Interview with Sparkling Winemaker Zak Miller of Domaine Carneros

WAS THERE A MOMENT THAT YOU REMEMBER WHEN YOU KNEW THAT YOU WANTED TO BE A WINEMAKER?

I’m only here because my wife wanted to make wine. We loaded our vehicle and drove to Napa for some fun adventure. What we didn’t expect was that we would both enjoy the weather, the food, and of course the wine so much that we would grow roots and stay. I guess you could say winemaking chose us more than we chose to be winemakers.  

WHAT WAS YOUR FIRST WINE JOB? WHAT LANDED YOU AT DOMAINE CARNEROS?

My first wine job was at Saintsbury, after that I went to New Zealand, back to Napa, to Chile, and finally I landed at Domaine Carneros upon my return to Napa. Since then I’ve never looked back.

HOW DOES BEING A WINEMAKER FOR A SPARKLING HOUSE VARY FROM SOME OF YOUR OTHER WINEMAKING ROLES IN STILL WINEMAKING?

 Many things are similar, many things are different. It’s an interesting contrast. I’d say one of the most distinct differences to get used to is the timing of the operations. For sparkling wine we harvest earlier, usually in August, we blend immediately after harvest, and we are putting the wine to bottle in the spring. We also bottle the entire vintage in one shot, rather than multiple bottlings throughout the year.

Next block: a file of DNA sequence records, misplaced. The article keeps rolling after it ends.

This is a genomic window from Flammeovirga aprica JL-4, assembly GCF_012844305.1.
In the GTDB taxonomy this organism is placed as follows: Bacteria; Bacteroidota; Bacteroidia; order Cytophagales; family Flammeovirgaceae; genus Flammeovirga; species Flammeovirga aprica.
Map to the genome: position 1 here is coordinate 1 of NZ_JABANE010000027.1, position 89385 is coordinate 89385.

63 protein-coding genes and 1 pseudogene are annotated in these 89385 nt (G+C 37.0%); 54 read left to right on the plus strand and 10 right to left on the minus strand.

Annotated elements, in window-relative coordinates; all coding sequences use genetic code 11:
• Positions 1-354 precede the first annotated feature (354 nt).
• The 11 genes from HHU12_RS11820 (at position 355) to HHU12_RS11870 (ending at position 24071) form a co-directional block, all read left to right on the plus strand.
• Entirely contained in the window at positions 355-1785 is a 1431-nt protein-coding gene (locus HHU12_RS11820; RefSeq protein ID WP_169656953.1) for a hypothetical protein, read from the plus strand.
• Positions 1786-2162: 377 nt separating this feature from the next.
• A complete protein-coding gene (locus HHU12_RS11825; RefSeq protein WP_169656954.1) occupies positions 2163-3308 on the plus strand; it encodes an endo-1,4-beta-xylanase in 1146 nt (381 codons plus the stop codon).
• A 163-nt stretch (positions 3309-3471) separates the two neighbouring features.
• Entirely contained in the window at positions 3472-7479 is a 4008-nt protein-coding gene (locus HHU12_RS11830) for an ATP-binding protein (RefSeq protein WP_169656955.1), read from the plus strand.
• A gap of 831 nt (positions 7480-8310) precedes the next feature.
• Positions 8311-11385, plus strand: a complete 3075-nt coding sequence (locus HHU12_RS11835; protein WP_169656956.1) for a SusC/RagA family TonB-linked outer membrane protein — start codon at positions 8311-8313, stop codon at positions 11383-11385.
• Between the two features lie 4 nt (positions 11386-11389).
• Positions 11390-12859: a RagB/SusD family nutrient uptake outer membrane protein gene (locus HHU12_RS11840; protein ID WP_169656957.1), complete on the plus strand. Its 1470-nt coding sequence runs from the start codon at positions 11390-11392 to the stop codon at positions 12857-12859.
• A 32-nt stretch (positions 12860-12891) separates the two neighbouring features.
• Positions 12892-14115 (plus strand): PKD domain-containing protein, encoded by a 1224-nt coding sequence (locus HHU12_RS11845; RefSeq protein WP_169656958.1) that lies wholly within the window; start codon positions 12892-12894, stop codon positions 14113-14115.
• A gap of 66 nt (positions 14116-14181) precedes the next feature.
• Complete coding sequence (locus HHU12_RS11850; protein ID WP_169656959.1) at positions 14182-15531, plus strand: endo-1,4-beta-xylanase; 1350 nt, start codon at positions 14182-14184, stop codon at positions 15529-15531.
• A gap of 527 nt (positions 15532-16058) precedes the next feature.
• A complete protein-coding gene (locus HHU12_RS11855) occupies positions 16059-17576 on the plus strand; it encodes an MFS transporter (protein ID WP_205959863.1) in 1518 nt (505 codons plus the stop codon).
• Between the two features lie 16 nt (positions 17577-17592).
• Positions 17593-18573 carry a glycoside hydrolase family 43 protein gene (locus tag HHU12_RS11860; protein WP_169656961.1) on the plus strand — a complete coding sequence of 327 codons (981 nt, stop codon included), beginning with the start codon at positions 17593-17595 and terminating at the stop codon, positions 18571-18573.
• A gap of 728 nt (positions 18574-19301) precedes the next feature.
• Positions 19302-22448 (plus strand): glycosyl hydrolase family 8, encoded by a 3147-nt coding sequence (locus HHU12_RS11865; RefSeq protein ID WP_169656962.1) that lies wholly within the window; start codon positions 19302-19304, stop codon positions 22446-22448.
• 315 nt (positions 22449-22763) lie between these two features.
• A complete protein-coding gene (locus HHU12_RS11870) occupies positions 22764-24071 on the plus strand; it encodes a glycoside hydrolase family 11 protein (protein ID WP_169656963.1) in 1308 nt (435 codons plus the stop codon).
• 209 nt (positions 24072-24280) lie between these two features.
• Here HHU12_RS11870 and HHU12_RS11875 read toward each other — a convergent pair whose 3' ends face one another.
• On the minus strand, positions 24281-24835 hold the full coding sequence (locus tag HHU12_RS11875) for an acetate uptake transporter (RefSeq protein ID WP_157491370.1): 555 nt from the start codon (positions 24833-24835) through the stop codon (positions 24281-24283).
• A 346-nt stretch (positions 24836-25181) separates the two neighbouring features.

CAN YOU SHARE MORE STYLISTICALLY ABOUT DOMAINE CARNEROS SPARKLING CALIFORNIA WINE?

Eileen Crane, Domaine Carneros’ founding winemaker, always says our wines are classic, elegant, and timeless.  Like Aubrey Hepburn in her iconic black dress with pearls from Breakfast at Tiffany’s. I think that is a perfect analogy.  

We were started by Champagne Taittinger, so we will always have an old world mentality to our wine making style.  We follow many of the Champagne traditions and laws. For instance our Tête de Cuvée, Le Rêve, is a Blanc de Blancs, which is more of an old world tradition than one that is followed in the US. Additionally, we age all our vintage dated offerings for a minimum of 3 years, which is a French law for vintage Champagne. It’s in part a way to pay homage to the Taittinger’s, as well as a stamp of quality that we feel adds value to our wines.

All that being said, we are making Carneros Sparkling Wine which is entirely from Carneros, so we have our own unique sense of place. All our fruit is Estate, meaning we own the vineyards, farm them ourselves with our in-house vineyard team, and truly can control quality from the beginning of the vines life all the way through each and every harvest. We are not trying to replicate Champagne, we are trying to express the unique terroir we get from Carneros.

FOR THOSE UNFAMILIAR, WHAT DIFFERENTIATES A SPARKLING WINE FROM A CHAMPAGNE?

Champagne is bubbly from the Champagne region of France. Sparkling Wine is bubbly from anywhere else. Some countries have invented their own designations for bubbly grown in their top regions. The US hasn’t done that and frankly, sparkling wine is a fine designation. I’d rather focus on where it is from, we call ours Carneros Sparkling Wine to represent a sense of place.au